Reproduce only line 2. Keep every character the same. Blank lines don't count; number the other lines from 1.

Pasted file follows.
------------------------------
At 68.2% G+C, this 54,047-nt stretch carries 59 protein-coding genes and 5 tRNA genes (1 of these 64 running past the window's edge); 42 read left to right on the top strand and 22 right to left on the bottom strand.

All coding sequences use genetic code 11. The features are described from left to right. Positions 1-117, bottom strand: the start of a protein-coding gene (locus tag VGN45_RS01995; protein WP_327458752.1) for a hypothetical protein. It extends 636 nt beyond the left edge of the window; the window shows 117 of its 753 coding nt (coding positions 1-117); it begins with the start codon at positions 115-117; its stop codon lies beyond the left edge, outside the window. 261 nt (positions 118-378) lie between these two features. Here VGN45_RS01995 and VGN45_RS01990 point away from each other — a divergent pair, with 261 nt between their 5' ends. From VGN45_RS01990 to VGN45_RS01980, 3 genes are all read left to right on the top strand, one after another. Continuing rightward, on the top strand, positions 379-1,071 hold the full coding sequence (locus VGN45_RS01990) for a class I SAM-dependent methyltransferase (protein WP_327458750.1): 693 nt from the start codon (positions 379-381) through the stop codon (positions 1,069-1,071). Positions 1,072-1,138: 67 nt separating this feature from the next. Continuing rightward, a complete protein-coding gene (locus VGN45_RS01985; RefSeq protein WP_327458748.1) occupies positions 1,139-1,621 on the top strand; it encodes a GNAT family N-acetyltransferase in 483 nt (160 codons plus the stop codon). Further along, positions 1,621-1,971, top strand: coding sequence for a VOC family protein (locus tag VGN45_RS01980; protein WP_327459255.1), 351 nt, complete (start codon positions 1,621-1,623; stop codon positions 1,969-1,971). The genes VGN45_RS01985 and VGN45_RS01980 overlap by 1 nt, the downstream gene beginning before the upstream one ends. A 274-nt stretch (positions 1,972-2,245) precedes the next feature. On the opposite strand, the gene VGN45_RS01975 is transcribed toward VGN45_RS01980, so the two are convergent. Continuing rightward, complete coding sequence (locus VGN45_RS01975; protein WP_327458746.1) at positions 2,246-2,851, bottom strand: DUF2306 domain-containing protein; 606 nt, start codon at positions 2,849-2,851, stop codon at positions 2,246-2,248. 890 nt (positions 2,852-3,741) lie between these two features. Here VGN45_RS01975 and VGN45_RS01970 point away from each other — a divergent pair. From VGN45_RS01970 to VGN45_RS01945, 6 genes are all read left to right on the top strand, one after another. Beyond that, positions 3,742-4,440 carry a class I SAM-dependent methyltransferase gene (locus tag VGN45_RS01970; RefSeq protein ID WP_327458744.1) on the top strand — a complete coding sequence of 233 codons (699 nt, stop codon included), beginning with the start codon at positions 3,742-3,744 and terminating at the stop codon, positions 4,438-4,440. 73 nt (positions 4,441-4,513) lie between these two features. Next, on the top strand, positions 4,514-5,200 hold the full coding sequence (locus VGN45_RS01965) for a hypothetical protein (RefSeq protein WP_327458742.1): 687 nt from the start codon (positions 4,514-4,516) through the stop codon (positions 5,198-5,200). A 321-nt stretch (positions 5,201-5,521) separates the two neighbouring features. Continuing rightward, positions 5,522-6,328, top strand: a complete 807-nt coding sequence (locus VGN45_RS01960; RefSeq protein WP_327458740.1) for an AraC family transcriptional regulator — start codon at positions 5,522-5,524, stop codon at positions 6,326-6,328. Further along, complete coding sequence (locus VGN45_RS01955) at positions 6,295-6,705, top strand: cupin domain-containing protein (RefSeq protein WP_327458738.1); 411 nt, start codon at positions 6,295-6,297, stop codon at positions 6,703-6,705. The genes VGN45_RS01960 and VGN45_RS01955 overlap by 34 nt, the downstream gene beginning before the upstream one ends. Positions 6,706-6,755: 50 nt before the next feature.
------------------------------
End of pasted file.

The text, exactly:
All coding sequences use genetic code 11. The features are described from left to right. Positions 1-117, bottom strand: the start of a protein-coding gene (locus tag VGN45_RS01995; protein WP_327458752.1) for a hypothetical protein. It extends 636 nt beyond the left edge of the window; the window shows 117 of its 753 coding nt (coding positions 1-117); it begins with the start codon at positions 115-117; its stop codon lies beyond the left edge, outside the window. 261 nt (positions 118-378) lie between these two features. Here VGN45_RS01995 and VGN45_RS01990 point away from each other — a divergent pair, with 261 nt between their 5' ends. From VGN45_RS01990 to VGN45_RS01980, 3 genes are all read left to right on the top strand, one after another. Continuing rightward, on the top strand, positions 379-1,071 hold the full coding sequence (locus VGN45_RS01990) for a class I SAM-dependent methyltransferase (protein WP_327458750.1): 693 nt from the start codon (positions 379-381) through the stop codon (positions 1,069-1,071). Positions 1,072-1,138: 67 nt separating this feature from the next. Continuing rightward, a complete protein-coding gene (locus VGN45_RS01985; RefSeq protein WP_327458748.1) occupies positions 1,139-1,621 on the top strand; it encodes a GNAT family N-acetyltransferase in 483 nt (160 codons plus the stop codon). Further along, positions 1,621-1,971, top strand: coding sequence for a VOC family protein (locus tag VGN45_RS01980; protein WP_327459255.1), 351 nt, complete (start codon positions 1,621-1,623; stop codon positions 1,969-1,971). The genes VGN45_RS01985 and VGN45_RS01980 overlap by 1 nt, the downstream gene beginning before the upstream one ends. A 274-nt stretch (positions 1,972-2,245) precedes the next feature. On the opposite strand, the gene VGN45_RS01975 is transcribed toward VGN45_RS01980, so the two are convergent. Continuing rightward, complete coding sequence (locus VGN45_RS01975; protein WP_327458746.1) at positions 2,246-2,851, bottom strand: DUF2306 domain-containing protein; 606 nt, start codon at positions 2,849-2,851, stop codon at positions 2,246-2,248. 890 nt (positions 2,852-3,741) lie between these two features. Here VGN45_RS01975 and VGN45_RS01970 point away from each other — a divergent pair. From VGN45_RS01970 to VGN45_RS01945, 6 genes are all read left to right on the top strand, one after another. Beyond that, positions 3,742-4,440 carry a class I SAM-dependent methyltransferase gene (locus tag VGN45_RS01970; RefSeq protein ID WP_327458744.1) on the top strand — a complete coding sequence of 233 codons (699 nt, stop codon included), beginning with the start codon at positions 3,742-3,744 and terminating at the stop codon, positions 4,438-4,440. 73 nt (positions 4,441-4,513) lie between these two features. Next, on the top strand, positions 4,514-5,200 hold the full coding sequence (locus VGN45_RS01965) for a hypothetical protein (RefSeq protein WP_327458742.1): 687 nt from the start codon (positions 4,514-4,516) through the stop codon (positions 5,198-5,200). A 321-nt stretch (positions 5,201-5,521) separates the two neighbouring features. Continuing rightward, positions 5,522-6,328, top strand: a complete 807-nt coding sequence (locus VGN45_RS01960; RefSeq protein WP_327458740.1) for an AraC family transcriptional regulator — start codon at positions 5,522-5,524, stop codon at positions 6,326-6,328. Further along, complete coding sequence (locus VGN45_RS01955) at positions 6,295-6,705, top strand: cupin domain-containing protein (RefSeq protein WP_327458738.1); 411 nt, start codon at positions 6,295-6,297, stop codon at positions 6,703-6,705. The genes VGN45_RS01960 and VGN45_RS01955 overlap by 34 nt, the downstream gene beginning before the upstream one ends. Positions 6,706-6,755: 50 nt before the next feature.